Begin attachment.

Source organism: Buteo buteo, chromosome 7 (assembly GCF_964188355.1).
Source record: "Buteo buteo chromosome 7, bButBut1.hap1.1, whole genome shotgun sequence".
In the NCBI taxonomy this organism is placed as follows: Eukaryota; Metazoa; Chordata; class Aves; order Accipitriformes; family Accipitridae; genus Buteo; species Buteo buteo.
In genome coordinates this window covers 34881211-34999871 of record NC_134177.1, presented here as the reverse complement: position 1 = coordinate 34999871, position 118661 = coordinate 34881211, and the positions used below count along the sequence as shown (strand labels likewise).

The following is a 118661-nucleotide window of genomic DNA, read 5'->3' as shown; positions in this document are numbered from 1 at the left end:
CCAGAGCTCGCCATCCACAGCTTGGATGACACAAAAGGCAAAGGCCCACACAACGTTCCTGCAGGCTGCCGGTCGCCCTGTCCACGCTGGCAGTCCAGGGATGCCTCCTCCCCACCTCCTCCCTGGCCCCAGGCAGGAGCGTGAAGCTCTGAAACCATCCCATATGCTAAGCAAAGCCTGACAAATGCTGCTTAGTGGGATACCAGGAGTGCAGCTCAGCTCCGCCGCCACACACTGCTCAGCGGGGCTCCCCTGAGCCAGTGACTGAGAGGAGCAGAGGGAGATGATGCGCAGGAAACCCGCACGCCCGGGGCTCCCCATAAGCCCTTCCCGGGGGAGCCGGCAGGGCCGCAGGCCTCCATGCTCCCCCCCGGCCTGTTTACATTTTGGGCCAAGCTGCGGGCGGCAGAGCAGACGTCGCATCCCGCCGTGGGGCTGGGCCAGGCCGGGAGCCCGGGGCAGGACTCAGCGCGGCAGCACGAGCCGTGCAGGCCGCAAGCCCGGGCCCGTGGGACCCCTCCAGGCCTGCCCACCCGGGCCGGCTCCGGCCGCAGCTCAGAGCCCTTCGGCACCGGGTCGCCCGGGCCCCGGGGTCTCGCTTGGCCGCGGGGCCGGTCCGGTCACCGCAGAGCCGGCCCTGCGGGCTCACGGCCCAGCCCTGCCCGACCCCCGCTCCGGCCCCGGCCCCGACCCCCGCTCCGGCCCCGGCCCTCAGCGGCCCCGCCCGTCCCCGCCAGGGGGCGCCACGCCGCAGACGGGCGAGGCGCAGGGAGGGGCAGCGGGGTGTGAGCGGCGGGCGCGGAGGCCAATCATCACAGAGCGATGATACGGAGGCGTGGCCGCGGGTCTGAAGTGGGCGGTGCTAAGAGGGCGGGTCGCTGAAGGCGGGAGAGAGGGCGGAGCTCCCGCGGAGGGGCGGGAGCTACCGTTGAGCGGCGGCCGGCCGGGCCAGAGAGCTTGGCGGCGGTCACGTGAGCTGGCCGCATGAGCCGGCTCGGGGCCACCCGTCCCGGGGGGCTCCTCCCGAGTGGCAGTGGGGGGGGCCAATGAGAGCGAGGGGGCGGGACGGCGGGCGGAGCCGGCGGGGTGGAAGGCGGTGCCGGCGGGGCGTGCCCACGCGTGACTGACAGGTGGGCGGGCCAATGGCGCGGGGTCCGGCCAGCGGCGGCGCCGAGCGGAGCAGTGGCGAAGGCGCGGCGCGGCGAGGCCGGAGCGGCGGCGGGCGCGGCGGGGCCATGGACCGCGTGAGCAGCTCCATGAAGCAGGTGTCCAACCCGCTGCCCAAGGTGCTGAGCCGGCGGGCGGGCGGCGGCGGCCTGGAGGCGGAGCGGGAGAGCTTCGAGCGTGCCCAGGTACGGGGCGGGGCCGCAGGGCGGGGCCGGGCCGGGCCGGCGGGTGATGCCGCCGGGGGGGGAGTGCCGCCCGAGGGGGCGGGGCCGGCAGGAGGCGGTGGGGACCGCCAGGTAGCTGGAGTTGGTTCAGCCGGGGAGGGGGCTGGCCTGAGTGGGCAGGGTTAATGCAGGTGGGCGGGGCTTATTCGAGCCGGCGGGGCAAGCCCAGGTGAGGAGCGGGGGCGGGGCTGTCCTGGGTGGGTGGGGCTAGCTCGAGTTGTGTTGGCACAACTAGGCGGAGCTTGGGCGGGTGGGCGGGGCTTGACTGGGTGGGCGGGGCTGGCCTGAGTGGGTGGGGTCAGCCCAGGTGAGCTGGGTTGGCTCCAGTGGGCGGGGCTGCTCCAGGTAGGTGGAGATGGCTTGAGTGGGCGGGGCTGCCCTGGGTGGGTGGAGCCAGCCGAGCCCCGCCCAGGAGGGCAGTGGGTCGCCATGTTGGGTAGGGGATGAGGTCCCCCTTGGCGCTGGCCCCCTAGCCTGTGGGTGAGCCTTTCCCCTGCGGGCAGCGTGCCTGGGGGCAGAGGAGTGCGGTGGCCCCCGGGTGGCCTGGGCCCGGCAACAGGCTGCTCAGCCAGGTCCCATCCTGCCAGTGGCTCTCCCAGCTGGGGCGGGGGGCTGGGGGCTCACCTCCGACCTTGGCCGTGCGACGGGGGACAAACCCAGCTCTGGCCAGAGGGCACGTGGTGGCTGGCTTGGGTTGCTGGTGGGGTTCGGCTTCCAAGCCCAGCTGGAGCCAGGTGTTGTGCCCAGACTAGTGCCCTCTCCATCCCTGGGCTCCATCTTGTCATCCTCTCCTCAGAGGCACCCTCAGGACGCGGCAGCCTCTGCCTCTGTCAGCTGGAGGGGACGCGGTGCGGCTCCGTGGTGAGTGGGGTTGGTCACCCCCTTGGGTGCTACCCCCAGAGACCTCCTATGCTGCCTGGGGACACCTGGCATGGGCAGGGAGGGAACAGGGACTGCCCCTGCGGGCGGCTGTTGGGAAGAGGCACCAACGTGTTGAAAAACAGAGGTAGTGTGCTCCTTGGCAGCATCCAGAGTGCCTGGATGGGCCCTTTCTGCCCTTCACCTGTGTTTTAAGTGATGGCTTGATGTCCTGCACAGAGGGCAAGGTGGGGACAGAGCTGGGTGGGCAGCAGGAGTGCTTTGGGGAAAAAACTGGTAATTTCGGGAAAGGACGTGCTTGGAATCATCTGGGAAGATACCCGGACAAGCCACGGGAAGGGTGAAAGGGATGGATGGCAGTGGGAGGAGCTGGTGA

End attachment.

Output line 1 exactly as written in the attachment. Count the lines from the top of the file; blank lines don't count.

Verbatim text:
Source organism: Buteo buteo, chromosome 7 (assembly GCF_964188355.1).